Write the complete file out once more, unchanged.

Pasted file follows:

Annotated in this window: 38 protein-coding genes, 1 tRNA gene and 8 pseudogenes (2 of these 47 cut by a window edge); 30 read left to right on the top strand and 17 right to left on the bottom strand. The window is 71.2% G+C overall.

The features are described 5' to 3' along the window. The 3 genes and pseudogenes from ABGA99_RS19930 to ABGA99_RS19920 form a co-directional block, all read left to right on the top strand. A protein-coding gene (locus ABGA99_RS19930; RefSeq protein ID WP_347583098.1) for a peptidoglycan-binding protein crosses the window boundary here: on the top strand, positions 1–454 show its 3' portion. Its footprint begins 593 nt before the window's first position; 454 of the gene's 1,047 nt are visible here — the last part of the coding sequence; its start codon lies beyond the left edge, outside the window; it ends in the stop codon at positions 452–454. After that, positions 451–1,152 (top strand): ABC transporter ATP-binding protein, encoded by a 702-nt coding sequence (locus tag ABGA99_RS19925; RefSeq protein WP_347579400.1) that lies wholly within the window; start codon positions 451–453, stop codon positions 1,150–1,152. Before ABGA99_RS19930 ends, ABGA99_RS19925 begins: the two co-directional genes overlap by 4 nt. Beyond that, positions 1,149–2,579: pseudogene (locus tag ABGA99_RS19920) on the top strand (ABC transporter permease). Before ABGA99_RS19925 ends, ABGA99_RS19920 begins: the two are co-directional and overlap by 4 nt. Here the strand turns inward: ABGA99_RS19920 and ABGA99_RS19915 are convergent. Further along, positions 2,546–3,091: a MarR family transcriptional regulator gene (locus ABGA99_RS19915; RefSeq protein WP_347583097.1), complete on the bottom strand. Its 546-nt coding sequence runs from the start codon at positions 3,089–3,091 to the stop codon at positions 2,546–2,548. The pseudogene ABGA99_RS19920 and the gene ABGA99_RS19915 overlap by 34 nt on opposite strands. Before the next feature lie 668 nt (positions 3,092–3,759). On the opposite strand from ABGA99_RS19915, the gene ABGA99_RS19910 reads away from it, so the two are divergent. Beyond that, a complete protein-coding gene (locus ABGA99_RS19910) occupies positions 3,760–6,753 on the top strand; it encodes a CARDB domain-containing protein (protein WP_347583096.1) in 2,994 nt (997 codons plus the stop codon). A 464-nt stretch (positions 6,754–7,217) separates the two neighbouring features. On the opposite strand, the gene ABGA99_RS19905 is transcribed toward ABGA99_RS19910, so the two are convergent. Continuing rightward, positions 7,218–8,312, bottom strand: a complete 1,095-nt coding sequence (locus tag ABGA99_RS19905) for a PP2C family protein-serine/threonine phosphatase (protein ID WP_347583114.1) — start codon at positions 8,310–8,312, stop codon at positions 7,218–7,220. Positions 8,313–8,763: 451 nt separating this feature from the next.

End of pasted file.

Annotated in this window: 38 protein-coding genes, 1 tRNA gene and 8 pseudogenes (2 of these 47 cut by a window edge); 30 read left to right on the top strand and 17 right to left on the bottom strand. The window is 71.2% G+C overall.

The features are described 5' to 3' along the window. The 3 genes and pseudogenes from ABGA99_RS19930 to ABGA99_RS19920 form a co-directional block, all read left to right on the top strand. A protein-coding gene (locus ABGA99_RS19930; RefSeq protein ID WP_347583098.1) for a peptidoglycan-binding protein crosses the window boundary here: on the top strand, positions 1–454 show its 3' portion. Its footprint begins 593 nt before the window's first position; 454 of the gene's 1,047 nt are visible here — the last part of the coding sequence; its start codon lies beyond the left edge, outside the window; it ends in the stop codon at positions 452–454. After that, positions 451–1,152 (top strand): ABC transporter ATP-binding protein, encoded by a 702-nt coding sequence (locus tag ABGA99_RS19925; RefSeq protein WP_347579400.1) that lies wholly within the window; start codon positions 451–453, stop codon positions 1,150–1,152. Before ABGA99_RS19930 ends, ABGA99_RS19925 begins: the two co-directional genes overlap by 4 nt. Beyond that, positions 1,149–2,579: pseudogene (locus tag ABGA99_RS19920) on the top strand (ABC transporter permease). Before ABGA99_RS19925 ends, ABGA99_RS19920 begins: the two are co-directional and overlap by 4 nt. Here the strand turns inward: ABGA99_RS19920 and ABGA99_RS19915 are convergent. Further along, positions 2,546–3,091: a MarR family transcriptional regulator gene (locus ABGA99_RS19915; RefSeq protein WP_347583097.1), complete on the bottom strand. Its 546-nt coding sequence runs from the start codon at positions 3,089–3,091 to the stop codon at positions 2,546–2,548. The pseudogene ABGA99_RS19920 and the gene ABGA99_RS19915 overlap by 34 nt on opposite strands. Before the next feature lie 668 nt (positions 3,092–3,759). On the opposite strand from ABGA99_RS19915, the gene ABGA99_RS19910 reads away from it, so the two are divergent. Beyond that, a complete protein-coding gene (locus ABGA99_RS19910) occupies positions 3,760–6,753 on the top strand; it encodes a CARDB domain-containing protein (protein WP_347583096.1) in 2,994 nt (997 codons plus the stop codon). A 464-nt stretch (positions 6,754–7,217) separates the two neighbouring features. On the opposite strand, the gene ABGA99_RS19905 is transcribed toward ABGA99_RS19910, so the two are convergent. Continuing rightward, positions 7,218–8,312, bottom strand: a complete 1,095-nt coding sequence (locus tag ABGA99_RS19905) for a PP2C family protein-serine/threonine phosphatase (protein ID WP_347583114.1) — start codon at positions 8,310–8,312, stop codon at positions 7,218–7,220. Positions 8,313–8,763: 451 nt separating this feature from the next.